Benefit from Local Business Alliances

a partnership ecosystem
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Big brands are not in it alone. They develop strong partnerships. It is succinct and not something they go about advertising. Consider the devices you use and you will see brand partnerships in action.  

As an example, take Android smartphones. They run on open-source software. Samsung devices have ditched development of the Tizen OS in favour of partnering with Google. Now Galaxy Smartwatches use the Google’s Wear OS (an offspring of Android) that are “powered by Samsung”.  

The majority of businesses have strategic, and often high-value partnerships, even if it is only with suppliers. There is an entire ecosystem of partnerships integrated into all well-known brands.  

A partnership ecosystem is something small and local businesses can benefit from. And, being local, it is simpler to establish, more powerful, and forges stronger business “relationships”.  

The emphasis is on relationship because an alliance is not the same as a business partnership, which needs to be mutually beneficial for both parties financially. 

Examples of Local Business Partnerships 

A mobile catering unit of speciality goods such as organic vegetables, or even sushi can work with local delicacies, or bars to establish a regular two-hour catering slot.  

  • Events management agencies have a great deal of sway. They can partner with local restaurants and bars to provide specials to ticket holders for either pre-theatre dining experiences or after-show drinks. Possibly both. Probably different venues. 
  • Local sports clubs can do the same with bars. Provide discount vouchers to attendees for post-match drinks.  
  • Gyms can partner with local sportswear stores to provide loyalty schemes for both businesses.  

Establishing a business partnership with any related business is difficult because there needs to be a financial gain for both parties. When one partner gets more from the business arrangement than the other, there becomes little incentive to continue the relationship or focus much attention on the partnership.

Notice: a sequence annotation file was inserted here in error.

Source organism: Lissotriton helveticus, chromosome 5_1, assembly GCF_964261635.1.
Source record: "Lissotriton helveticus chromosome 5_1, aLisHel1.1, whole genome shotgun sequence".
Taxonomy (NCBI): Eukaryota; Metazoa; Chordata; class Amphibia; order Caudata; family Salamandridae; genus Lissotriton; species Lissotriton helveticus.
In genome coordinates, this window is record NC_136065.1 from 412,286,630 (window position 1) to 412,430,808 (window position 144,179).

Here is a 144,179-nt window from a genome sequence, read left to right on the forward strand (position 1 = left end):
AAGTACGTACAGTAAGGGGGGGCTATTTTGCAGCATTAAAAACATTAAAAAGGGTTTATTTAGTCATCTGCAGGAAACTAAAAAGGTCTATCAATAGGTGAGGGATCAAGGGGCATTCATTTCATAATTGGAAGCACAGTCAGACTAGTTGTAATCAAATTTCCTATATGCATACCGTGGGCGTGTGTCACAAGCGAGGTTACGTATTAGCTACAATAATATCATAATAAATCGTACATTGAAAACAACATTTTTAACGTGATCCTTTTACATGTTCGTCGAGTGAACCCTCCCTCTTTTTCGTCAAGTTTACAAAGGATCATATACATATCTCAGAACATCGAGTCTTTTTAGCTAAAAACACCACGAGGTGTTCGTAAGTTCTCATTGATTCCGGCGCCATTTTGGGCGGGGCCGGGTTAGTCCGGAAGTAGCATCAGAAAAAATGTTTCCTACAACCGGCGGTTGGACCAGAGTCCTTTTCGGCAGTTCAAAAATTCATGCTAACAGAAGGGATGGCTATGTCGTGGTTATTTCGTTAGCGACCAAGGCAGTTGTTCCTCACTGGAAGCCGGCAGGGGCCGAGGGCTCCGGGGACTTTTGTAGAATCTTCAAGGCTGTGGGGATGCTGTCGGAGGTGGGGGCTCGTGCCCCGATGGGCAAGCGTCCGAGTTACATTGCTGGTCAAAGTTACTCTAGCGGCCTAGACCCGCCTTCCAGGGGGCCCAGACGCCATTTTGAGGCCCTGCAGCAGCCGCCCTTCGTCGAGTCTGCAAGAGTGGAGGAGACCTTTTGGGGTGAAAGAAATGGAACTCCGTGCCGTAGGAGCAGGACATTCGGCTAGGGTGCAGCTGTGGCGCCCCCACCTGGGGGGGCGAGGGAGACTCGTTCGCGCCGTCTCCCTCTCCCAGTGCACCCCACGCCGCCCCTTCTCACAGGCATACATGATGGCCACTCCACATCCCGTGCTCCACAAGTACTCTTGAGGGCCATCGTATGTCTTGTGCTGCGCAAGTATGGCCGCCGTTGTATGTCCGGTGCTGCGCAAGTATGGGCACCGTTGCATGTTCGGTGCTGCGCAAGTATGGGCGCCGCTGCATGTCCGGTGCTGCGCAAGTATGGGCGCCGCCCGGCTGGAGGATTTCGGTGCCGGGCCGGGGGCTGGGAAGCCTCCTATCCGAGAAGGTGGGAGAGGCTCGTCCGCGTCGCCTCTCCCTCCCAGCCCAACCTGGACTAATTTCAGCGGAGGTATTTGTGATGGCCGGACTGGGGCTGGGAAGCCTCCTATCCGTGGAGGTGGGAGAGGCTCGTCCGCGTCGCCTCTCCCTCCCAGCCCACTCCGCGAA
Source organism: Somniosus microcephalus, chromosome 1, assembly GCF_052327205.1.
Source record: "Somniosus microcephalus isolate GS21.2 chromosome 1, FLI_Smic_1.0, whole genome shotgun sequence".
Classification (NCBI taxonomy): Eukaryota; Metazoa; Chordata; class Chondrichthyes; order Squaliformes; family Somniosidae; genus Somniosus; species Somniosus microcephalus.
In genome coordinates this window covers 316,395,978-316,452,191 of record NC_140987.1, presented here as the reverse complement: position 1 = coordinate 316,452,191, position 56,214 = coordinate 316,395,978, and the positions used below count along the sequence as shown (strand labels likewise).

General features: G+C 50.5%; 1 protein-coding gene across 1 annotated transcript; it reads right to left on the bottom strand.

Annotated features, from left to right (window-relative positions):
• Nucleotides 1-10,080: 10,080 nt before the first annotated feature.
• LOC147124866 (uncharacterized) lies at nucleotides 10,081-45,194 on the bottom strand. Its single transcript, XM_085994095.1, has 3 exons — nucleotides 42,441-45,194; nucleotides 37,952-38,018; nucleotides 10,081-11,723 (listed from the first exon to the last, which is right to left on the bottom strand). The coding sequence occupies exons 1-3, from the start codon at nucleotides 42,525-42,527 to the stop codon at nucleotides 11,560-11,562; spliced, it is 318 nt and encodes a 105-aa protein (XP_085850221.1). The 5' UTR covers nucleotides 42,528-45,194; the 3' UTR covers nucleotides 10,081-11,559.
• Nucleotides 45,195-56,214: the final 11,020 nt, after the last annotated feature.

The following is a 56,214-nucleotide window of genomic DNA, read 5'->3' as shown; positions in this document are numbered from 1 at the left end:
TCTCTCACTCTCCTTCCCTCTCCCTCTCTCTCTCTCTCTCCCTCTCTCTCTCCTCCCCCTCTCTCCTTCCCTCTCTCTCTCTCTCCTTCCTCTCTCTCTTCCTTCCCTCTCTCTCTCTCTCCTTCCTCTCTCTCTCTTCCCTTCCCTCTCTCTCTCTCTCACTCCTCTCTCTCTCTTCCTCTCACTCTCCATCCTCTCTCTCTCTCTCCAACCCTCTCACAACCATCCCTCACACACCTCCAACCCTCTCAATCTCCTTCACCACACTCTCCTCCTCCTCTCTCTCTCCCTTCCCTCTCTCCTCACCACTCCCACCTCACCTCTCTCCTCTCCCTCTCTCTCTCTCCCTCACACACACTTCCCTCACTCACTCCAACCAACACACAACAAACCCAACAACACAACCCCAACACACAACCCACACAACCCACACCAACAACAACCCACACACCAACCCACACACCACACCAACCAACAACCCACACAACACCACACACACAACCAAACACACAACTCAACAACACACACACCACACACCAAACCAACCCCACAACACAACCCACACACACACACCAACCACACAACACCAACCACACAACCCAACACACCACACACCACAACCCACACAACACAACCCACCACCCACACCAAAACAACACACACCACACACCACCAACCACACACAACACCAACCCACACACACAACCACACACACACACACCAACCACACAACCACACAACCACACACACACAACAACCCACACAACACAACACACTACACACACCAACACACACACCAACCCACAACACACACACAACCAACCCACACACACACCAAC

Business alliances offer a simpler path to building a partnership ecosystem 

Business alliances are a less risky proposition. Unlike a partnership that requires careful relationship management to ensure both parties are benefiting from the collaboration, an alliance works differently. There is less of a financial obligation to meet to take care of others in the alliance.  

Farmer’s markets are one example. Some stalls sell homemade jams, others sell organic eggs, and the next stall could be artisan cheese. They are all in the same industry, but they each have a different product for a similar customer. The market is just an alliance to bring the same group of customers together.  

This same strategic alliance can be formed with local businesses. The key is knowing your customer and the journey they take before and after they buy your service or product.  

A simple way to identify potential channels for alliances is thinking about where you advertise locally.  

Local photographers may get a lot of referrals from a beauty salon, because, well, customers typically get their hair done for any special event, like a day at the races. For special events, multiple events are often involved. Nail salon services, hairdressing, and perhaps a makeover service, or a full-service beauty salon.  

For weddings, stores for bridal wear, or custom dressmakers are other potential alliance opportunities. These are already popular for those in the wedding industry. Unlike markets, they call them wedding fairs or bridal shows.  

Each industry has different terms. In all cases, events with related businesses serving the same target group of customers are an alliance.  

The more you know about your industry and your customer’s journey, the more opportunities you’ll be able to spot, jump on, and make the most of whichever opportunity presents itself.  

 

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